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Re: [IP] Measure of control?

> In a message dated 05/28/1999 10:25:30 AM Central Daylight Time, 
> email @ redacted writes:
> << Yep, if I wanted to know how to adjust my control, that's what I'd
>  look for.  But the std. dev. and coeff. of var. will tell you if
>  you've got the kind of spread that you mention in your letter above.
>  I just wondered if there wer any other numbers I should be looking at
>  to gauge *overall* control. >>
> You must be an engineer <smile>  to want to do all these calculations.  Since 
> the "numbers" you get with calculations depend upon the tests that you do, 
> unless you are testing 24 times a day, you really don't have a way of 
> determing your overall control with just snapshots of the waking hours.  
> Isn't this what an a1c is for?
> Marilyn


But actually, that's the glory of statistics.  You don't actually have
to measure every member of a population in order to be able to tell
things about the population, you just have to sample.  And, from what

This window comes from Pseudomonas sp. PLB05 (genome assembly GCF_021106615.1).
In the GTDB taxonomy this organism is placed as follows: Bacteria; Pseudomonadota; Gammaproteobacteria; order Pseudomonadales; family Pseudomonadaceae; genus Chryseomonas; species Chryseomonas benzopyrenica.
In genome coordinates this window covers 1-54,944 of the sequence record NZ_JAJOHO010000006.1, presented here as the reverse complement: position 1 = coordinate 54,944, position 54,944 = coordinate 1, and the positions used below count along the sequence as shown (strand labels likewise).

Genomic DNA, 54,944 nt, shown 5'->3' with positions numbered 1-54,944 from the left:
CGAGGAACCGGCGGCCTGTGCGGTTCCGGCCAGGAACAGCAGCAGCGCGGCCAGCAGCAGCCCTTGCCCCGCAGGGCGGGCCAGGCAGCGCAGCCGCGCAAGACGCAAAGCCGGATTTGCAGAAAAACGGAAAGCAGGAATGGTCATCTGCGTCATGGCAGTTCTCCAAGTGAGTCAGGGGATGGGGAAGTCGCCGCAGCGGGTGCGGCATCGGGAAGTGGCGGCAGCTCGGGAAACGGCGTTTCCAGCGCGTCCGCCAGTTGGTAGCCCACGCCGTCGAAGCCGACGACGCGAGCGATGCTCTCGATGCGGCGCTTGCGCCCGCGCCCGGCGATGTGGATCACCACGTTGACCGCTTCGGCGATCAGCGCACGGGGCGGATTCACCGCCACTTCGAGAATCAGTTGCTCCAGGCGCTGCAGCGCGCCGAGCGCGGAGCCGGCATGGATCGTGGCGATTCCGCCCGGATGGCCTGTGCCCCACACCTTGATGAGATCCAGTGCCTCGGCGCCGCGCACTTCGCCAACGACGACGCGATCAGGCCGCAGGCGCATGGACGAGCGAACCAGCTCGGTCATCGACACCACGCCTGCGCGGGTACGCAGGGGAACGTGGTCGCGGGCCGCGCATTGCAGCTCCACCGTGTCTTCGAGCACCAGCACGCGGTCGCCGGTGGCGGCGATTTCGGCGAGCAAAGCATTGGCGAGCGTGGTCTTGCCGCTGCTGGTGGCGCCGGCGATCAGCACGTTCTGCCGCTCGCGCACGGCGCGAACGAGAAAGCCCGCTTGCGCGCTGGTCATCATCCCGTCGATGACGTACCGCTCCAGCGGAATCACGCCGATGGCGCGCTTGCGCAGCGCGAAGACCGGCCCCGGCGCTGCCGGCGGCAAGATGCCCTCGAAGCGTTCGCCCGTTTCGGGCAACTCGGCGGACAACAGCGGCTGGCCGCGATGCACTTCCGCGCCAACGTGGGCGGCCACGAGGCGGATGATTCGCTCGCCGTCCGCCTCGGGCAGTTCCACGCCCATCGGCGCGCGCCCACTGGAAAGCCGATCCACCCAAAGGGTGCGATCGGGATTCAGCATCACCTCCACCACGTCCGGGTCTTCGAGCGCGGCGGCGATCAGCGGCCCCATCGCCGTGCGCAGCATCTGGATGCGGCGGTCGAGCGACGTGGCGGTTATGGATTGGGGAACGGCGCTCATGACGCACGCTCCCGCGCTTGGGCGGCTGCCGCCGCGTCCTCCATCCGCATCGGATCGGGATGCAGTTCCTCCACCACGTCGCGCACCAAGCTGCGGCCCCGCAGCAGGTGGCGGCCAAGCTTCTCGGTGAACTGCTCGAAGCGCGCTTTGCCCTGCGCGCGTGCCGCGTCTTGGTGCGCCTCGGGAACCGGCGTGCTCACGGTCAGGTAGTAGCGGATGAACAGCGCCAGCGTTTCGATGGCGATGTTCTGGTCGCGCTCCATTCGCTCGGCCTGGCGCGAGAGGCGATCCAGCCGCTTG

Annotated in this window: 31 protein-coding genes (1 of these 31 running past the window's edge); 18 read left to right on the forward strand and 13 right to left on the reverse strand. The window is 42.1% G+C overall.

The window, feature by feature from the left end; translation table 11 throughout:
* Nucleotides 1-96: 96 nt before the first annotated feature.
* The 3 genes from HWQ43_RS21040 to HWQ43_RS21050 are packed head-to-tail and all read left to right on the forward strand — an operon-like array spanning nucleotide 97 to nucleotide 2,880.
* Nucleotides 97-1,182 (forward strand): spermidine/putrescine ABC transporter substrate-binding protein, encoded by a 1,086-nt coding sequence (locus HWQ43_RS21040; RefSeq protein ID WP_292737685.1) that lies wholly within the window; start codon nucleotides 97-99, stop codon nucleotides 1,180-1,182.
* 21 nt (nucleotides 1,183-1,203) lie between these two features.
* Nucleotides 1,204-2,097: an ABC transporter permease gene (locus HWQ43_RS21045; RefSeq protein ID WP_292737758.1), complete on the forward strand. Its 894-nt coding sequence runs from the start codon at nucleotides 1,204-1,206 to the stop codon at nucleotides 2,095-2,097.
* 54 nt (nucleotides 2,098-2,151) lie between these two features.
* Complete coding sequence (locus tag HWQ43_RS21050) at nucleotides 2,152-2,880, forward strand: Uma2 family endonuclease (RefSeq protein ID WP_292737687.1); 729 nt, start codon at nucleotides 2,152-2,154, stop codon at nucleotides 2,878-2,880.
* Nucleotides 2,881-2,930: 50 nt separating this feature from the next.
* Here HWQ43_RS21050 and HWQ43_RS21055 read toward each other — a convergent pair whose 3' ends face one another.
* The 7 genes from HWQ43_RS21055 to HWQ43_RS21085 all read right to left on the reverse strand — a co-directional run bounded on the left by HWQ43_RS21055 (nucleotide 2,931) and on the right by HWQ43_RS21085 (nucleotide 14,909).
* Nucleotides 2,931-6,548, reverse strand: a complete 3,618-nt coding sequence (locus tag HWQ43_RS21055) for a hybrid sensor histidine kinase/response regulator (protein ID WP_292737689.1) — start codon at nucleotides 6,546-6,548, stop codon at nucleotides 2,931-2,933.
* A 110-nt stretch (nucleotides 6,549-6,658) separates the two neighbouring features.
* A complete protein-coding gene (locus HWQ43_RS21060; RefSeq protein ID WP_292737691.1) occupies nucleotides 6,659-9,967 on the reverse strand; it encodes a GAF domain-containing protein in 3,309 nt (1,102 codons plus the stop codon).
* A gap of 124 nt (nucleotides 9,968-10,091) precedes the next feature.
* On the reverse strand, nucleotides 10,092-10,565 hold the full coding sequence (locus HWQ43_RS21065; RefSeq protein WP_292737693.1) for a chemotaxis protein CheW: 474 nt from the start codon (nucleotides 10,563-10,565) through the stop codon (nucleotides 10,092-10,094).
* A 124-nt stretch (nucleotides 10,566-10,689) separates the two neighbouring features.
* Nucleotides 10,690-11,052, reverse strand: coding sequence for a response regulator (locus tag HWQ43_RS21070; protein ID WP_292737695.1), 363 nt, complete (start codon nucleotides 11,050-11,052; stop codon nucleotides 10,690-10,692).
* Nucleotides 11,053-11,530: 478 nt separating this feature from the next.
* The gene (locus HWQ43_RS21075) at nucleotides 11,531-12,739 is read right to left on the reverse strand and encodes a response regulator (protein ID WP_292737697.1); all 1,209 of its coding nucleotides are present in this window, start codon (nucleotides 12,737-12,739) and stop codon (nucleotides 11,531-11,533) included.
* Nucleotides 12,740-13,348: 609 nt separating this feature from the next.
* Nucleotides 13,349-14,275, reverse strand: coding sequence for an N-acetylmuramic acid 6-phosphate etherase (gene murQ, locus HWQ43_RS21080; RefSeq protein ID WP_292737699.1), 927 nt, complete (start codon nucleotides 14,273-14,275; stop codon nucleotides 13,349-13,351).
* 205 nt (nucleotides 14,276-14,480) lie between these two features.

the guy at UC San Diego said (and he could be the janitor, for all I
know, but he comes across as knowing what he's talking about), you can
get a valid sample of the blood sugar "population" by testing 8 times
a day.

And that is what an A1c is for, but there are a couple of problems
with A1c's: the first is just that you may not have an A1c for the
period you're interested an (a month, say), and the second is that I
don't know, and I don't even know if it's known, whether an A1c will
come out normal if you have the sort of bimodal distribution suggested
earlier (e.g., you run 180 half the time and 40 half the time and so
average out well, to 110, but have lousy control).

Dave Breeden                                           email @ redacted
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